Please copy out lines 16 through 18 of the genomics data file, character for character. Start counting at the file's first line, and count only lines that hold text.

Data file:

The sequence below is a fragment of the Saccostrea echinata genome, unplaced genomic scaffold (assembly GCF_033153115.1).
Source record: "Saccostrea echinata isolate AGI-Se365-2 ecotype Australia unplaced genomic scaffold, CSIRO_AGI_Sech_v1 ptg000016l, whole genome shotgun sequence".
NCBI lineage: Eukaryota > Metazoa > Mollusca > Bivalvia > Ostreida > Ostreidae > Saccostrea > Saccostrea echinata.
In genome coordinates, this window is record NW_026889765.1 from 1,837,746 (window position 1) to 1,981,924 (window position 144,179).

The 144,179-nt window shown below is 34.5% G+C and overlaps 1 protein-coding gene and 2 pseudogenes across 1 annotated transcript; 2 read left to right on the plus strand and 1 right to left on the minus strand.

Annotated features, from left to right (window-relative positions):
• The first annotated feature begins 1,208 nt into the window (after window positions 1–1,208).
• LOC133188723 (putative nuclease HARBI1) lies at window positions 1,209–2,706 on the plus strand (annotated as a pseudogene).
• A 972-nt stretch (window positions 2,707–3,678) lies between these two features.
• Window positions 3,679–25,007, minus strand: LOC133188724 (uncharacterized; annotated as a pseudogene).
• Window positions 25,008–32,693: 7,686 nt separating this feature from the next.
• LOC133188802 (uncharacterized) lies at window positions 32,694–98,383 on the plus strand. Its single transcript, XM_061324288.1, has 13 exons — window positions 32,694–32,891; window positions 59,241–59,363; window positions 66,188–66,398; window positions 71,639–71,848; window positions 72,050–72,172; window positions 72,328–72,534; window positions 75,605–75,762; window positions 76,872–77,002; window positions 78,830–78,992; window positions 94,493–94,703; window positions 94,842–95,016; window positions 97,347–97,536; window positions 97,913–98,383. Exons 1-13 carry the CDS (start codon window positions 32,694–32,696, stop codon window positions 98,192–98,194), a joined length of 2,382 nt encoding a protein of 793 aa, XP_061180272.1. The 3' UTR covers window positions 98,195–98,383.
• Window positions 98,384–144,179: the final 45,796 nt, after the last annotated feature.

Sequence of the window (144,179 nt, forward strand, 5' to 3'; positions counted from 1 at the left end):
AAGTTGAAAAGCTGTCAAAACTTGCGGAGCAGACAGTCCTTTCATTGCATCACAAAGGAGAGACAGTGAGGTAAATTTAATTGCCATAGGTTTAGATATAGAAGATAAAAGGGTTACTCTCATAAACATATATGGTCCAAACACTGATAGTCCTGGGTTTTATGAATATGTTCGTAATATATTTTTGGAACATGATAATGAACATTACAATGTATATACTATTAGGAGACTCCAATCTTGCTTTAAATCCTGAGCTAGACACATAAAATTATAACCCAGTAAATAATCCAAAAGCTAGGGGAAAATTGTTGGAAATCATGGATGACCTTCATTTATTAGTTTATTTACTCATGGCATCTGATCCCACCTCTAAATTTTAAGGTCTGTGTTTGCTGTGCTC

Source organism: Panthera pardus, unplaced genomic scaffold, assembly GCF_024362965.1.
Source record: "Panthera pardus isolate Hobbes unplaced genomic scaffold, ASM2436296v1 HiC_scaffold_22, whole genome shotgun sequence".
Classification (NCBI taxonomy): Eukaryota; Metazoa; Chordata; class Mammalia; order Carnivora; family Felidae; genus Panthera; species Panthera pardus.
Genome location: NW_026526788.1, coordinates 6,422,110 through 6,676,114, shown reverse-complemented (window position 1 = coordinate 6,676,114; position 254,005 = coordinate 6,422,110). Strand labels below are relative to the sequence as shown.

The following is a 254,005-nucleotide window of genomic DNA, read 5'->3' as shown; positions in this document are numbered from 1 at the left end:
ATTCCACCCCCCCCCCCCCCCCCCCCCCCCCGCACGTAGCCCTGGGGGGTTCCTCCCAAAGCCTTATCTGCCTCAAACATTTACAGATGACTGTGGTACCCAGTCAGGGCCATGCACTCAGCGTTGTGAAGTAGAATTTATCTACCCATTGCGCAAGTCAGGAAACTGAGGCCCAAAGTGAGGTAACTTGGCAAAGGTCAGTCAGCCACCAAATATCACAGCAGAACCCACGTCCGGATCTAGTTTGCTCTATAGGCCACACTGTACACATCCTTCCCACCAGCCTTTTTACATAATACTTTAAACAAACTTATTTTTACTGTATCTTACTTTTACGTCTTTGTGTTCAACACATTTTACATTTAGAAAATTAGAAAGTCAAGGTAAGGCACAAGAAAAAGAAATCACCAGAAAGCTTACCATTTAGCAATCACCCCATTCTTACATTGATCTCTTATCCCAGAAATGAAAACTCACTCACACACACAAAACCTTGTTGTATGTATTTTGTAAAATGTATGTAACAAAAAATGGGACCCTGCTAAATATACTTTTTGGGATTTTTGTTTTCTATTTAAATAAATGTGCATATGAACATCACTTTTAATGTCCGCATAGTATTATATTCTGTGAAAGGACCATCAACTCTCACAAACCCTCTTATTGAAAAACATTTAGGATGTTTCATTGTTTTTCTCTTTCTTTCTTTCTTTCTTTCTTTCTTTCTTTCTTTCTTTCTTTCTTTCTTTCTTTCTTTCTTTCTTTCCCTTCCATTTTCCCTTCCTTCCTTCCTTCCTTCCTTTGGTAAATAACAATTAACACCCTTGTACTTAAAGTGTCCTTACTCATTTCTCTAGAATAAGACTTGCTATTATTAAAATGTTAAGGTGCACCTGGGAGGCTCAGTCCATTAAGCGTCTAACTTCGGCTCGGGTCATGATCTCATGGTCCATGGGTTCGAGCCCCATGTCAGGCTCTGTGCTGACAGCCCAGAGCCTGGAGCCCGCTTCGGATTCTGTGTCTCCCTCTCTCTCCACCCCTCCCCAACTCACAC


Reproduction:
Source organism: Panthera pardus, unplaced genomic scaffold, assembly GCF_024362965.1.
Source record: "Panthera pardus isolate Hobbes unplaced genomic scaffold, ASM2436296v1 HiC_scaffold_22, whole genome shotgun sequence".
Classification (NCBI taxonomy): Eukaryota; Metazoa; Chordata; class Mammalia; order Carnivora; family Felidae; genus Panthera; species Panthera pardus.